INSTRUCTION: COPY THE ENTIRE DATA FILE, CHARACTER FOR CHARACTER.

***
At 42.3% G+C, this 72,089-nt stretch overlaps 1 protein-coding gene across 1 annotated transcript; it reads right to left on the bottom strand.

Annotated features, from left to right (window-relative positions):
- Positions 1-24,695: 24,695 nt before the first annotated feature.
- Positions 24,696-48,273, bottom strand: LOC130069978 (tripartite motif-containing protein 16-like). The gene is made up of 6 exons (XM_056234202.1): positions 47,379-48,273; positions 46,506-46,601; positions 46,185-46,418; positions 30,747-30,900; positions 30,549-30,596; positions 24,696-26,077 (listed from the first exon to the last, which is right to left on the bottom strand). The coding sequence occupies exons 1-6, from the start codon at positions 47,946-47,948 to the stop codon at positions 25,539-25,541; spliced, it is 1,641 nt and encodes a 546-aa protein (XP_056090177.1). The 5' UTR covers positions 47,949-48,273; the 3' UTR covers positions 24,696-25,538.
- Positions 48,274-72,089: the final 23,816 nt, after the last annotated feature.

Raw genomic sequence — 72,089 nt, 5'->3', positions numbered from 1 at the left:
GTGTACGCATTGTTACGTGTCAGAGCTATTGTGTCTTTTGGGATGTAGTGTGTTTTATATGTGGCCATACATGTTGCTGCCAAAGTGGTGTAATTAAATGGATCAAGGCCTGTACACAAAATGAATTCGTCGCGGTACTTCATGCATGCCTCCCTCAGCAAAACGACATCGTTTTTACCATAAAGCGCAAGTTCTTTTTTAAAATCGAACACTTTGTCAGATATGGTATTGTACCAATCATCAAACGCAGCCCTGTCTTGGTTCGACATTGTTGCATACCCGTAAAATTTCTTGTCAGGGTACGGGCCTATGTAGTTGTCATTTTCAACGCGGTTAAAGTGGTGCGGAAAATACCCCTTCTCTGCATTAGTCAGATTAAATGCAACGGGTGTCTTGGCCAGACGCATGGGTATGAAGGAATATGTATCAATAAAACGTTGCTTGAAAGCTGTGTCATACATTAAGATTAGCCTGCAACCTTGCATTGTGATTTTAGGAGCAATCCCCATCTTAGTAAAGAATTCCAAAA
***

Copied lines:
At 42.3% G+C, this 72,089-nt stretch overlaps 1 protein-coding gene across 1 annotated transcript; it reads right to left on the bottom strand.

Annotated features, from left to right (window-relative positions):
- Positions 1-24,695: 24,695 nt before the first annotated feature.
- Positions 24,696-48,273, bottom strand: LOC130069978 (tripartite motif-containing protein 16-like). The gene is made up of 6 exons (XM_056234202.1): positions 47,379-48,273; positions 46,506-46,601; positions 46,185-46,418; positions 30,747-30,900; positions 30,549-30,596; positions 24,696-26,077 (listed from the first exon to the last, which is right to left on the bottom strand). The coding sequence occupies exons 1-6, from the start codon at positions 47,946-47,948 to the stop codon at positions 25,539-25,541; spliced, it is 1,641 nt and encodes a 546-aa protein (XP_056090177.1). The 5' UTR covers positions 47,949-48,273; the 3' UTR covers positions 24,696-25,538.
- Positions 48,274-72,089: the final 23,816 nt, after the last annotated feature.

Raw genomic sequence — 72,089 nt, 5'->3', positions numbered from 1 at the left:
GTGTACGCATTGTTACGTGTCAGAGCTATTGTGTCTTTTGGGATGTAGTGTGTTTTATATGTGGCCATACATGTTGCTGCCAAAGTGGTGTAATTAAATGGATCAAGGCCTGTACACAAAATGAATTCGTCGCGGTACTTCATGCATGCCTCCCTCAGCAAAACGACATCGTTTTTACCATAAAGCGCAAGTTCTTTTTTAAAATCGAACACTTTGTCAGATATGGTATTGTACCAATCATCAAACGCAGCCCTGTCTTGGTTCGACATTGTTGCATACCCGTAAAATTTCTTGTCAGGGTACGGGCCTATGTAGTTGTCATTTTCAACGCGGTTAAAGTGGTGCGGAAAATACCCCTTCTCTGCATTAGTCAGATTAAATGCAACGGGTGTCTTGGCCAGACGCATGGGTATGAAGGAATATGTATCAATAAAACGTTGCTTGAAAGCTGTGTCATACATTAAGATTAGCCTGCAACCTTGCATTGTGATTTTAGGAGCAATCCCCATCTTAGTAAAGAATTCCAAAA